But don’t let that short-sightedness be your downfall: It may be better to list all your LSC deficiencies that you cannot resolve within 45 days on the PFI list and risk being cited for them, in order to track and manage each deficiency to a successful conclusion. I guess each facility manager needs to consider all of the alternatives and make their own decision.

For those that missed the Joint Commission announcement, click on the following link:  http://www.jointcommission.org/issues/article.aspx?Article=3hzpYDrgAaZdWi6C%2b1xoxANtx2DFfvVdArnSt2rJ2Yc%3d&j=1752680&e=brad@keyeslifesafety.com&l=9552_HTML&u=28545686&mid=1064717&jb=0

Joint Commission Announces Changes to PFIs and Equivalencies

Yesterday, Joint Commission published an online notice of changes to their survey decision reports effective July 1, 2014, that effectively eliminates the strategic advantage of healthcare organizations self-reporting Life Safety Code deficiencies on the PFI list, and changes how equivalencies are approved. The reason for these changes is to align Joint Commission’s survey process with the requirements of the Centers for Medicare & Medicaid Services (CMS). Joint Commission is in the process of having their renewal application for deemed status from CMS approved, and this action appears to be a direct result of CMS insistence to follow their rules.

CMS has for many years prevented other accreditation organizations (HFAP and DNV) the ability to have documents similar to the PFI list that provides protection from surveyor findings during a survey, and eliminated those AO’s authority to approve equivalencies. It appears now that by this action, a level playing field with all the AOs has been achieved and any unfair advantage that Joint Commission had is eliminated.

Specifically, the changes that Joint Commission announced in their online publication stated:

  • While Joint Commission retains their Plan For Improvement (PFI) section of the Statement of Conditions, they eliminated the protection of a finding on a survey report. They now say they will list all open, unresolved PFIs on the survey decision report, which puts them on the same level with the other AOs.


  • Joint Commission will no longer approve equivalencies, but will submit them to the appropriate CMS Regional Office for their approval. This also puts Joint Commission on the same level as the other AOs. In addition, this appears to eliminate the Traditional Equivalencies that Joint Commission used to approve, as CMS will only accept equivalencies that are based on NFPA 101A, which uses the Fire Safety Evaluation System (FSES).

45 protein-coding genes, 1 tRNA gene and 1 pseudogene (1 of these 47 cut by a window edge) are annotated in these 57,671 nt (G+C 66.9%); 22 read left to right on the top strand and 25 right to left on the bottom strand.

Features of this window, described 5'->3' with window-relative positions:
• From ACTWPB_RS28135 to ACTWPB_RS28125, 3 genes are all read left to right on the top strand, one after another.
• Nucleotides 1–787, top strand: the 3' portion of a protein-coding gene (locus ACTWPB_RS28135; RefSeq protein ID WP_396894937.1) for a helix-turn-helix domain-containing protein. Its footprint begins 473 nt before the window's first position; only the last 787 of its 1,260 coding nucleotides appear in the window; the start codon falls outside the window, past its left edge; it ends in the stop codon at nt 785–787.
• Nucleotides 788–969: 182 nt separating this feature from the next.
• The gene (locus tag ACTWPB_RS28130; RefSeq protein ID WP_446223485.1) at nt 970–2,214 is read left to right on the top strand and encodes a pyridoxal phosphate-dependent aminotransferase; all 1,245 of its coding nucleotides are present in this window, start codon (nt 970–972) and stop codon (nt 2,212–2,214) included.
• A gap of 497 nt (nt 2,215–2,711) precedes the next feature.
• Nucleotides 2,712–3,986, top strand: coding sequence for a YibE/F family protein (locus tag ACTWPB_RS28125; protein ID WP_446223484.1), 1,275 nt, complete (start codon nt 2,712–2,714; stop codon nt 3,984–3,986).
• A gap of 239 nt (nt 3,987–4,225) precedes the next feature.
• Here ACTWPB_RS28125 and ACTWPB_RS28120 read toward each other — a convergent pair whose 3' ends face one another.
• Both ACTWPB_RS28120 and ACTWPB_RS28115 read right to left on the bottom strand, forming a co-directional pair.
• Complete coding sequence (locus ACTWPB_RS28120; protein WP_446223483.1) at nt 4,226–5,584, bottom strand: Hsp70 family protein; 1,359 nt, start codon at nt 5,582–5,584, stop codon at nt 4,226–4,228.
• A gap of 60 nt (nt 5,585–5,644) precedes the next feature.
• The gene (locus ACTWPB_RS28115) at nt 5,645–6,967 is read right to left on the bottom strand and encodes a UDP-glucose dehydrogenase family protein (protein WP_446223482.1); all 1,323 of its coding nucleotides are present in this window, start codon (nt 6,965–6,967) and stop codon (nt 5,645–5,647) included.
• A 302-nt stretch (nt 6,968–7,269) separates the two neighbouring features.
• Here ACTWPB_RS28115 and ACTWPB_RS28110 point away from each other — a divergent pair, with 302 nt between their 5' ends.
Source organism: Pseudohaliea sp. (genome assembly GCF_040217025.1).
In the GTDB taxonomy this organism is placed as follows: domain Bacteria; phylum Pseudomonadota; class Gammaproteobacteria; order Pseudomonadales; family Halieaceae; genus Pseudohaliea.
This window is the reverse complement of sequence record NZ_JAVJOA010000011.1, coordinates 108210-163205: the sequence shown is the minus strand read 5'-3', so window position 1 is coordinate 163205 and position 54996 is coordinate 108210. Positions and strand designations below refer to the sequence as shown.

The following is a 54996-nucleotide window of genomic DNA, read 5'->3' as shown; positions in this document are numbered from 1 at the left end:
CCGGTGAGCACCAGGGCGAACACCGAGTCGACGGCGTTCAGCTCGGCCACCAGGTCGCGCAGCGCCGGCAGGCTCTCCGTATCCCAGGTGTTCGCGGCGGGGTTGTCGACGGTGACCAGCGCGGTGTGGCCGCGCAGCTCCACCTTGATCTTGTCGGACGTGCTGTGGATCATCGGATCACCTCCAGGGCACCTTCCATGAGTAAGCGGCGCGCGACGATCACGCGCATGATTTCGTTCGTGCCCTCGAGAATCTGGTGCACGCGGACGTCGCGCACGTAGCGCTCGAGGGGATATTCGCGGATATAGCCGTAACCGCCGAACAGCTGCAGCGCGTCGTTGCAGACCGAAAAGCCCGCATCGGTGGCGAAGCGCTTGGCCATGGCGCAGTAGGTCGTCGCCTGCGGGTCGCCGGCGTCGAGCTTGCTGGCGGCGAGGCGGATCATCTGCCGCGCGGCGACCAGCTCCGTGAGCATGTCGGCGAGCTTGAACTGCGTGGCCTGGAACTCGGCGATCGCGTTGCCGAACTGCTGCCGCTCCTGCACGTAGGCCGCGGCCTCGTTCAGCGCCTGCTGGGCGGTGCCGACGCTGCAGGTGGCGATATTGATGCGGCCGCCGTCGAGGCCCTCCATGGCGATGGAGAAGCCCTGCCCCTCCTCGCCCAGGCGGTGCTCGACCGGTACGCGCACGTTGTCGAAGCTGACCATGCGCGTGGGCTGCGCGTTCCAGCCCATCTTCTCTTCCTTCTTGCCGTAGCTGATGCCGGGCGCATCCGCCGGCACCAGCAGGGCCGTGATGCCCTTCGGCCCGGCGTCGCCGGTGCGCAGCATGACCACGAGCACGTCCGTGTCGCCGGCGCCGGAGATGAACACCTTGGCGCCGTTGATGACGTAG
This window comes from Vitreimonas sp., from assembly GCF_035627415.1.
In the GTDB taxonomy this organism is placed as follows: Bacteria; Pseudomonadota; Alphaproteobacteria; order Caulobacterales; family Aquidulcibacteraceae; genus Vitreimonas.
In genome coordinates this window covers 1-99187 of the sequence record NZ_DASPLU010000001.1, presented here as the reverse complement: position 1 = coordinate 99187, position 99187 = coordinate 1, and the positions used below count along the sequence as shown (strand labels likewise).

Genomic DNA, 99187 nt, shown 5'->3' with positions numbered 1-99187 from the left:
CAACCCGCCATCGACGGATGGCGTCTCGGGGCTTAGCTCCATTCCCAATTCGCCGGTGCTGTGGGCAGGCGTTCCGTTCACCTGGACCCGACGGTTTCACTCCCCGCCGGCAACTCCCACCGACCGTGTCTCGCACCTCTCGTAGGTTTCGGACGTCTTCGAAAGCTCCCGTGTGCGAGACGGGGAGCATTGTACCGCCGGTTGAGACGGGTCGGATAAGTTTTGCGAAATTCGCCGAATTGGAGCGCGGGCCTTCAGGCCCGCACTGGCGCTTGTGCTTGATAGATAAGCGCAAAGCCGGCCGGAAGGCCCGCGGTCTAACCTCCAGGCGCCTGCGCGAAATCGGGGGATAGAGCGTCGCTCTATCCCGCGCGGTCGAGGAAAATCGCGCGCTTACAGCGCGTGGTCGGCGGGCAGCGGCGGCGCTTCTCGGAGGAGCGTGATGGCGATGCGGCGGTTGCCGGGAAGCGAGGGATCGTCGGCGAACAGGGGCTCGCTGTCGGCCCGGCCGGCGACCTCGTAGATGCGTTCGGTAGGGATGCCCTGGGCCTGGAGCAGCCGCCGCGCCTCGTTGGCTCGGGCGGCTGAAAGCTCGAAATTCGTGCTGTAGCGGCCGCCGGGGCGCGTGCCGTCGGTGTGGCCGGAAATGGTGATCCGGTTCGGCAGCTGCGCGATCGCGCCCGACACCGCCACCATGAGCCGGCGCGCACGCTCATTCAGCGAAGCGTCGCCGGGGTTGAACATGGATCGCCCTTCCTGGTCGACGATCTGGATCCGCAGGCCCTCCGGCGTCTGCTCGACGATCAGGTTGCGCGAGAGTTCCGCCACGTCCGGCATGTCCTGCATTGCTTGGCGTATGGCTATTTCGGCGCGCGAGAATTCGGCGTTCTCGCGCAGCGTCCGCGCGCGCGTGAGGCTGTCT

Joint Commission also announced that they have created a new section in the survey decision report called the “Opportunities For Improvement” (OFI), in addition to the still current “Requirement for Improvement” (RFI) section.  This is significant as currently single observations of Category C elements of perforamce are not posted on the survey decision report, which is contrary to CMS’s directive. CMS has stated for years that all deficiencies observed by a surveyor must be cited in the survey decision report.

Now, single observations of Category C elements of performance will be cited in the survey decision report under the OFI section, rather than the RFI section. The ability to clarify away surveyor findings after the survey on Category C standards in the OFI section is eliminated. However, the online notice did not say that Joint Commission is eliminating the ability for healthcare organizations to clarify Category C findings scored under the RFI section.

So, based on this online notice, it is apparent that CMS held their ground with Joint Commission and made them implement the changes to eliminate the uneven playing field. It appears that all AOs are on the same page, and Joint Commission no longer has an unfair advantage on PFIs or Equivalencies.

It appears that these changes only applies to Joint Commission programs that are under the authority of CMS.

To review the online notice on these significant changes, go to:   http://www.jointcommission.org/issues/article.aspx?Article=3hzpYDrgAaZdWi6C%2b1xoxANtx2DFfvVdArnSt2rJ2Yc%3d&j=1752680&e=brad@keyeslifesafety.com&l=9552_HTML&u=28545686&mid=1064717&jb=0

Problems with the CMS Categorical Waivers


I have been receiving some feedback from friends and readers of the Keyes Life Safety Compliance website concerning the CMS categorical waivers. One of the issues seems to focus around whether a building is fully sprinklered or not.

The whole concept of what constitutes a fully sprinklered building seems to be different among various AHJs. Some want every square inch to be protected with water-based fire protection systems, and others will permit the exceptions found in NFPA 13. Here is how I see the issue:

Sections 18/ in the 2000 LSC says new healthcare construction needs to be protected with automatic sprinkler systems in accordance with section 9.7. The exception to 18/ allows for areas of buildings where the AHJ will not permit sprinklers, to be protected by ‘alternative protection measures’ (whatever that means) without the building being classified as nonsprinklered. This exception was inserted to account for those areas of the country where the local AHJ would not permit sprinklers in electrical rooms or elevator equipment rooms. The phrase ‘alternative protection measures’ means whatever the AHJ wants it to mean; from installing clean agent suppression systems (Halon, FM-200, CO2, etc.) to perhaps just a smoke or heat detection system. Or, it can mean something else.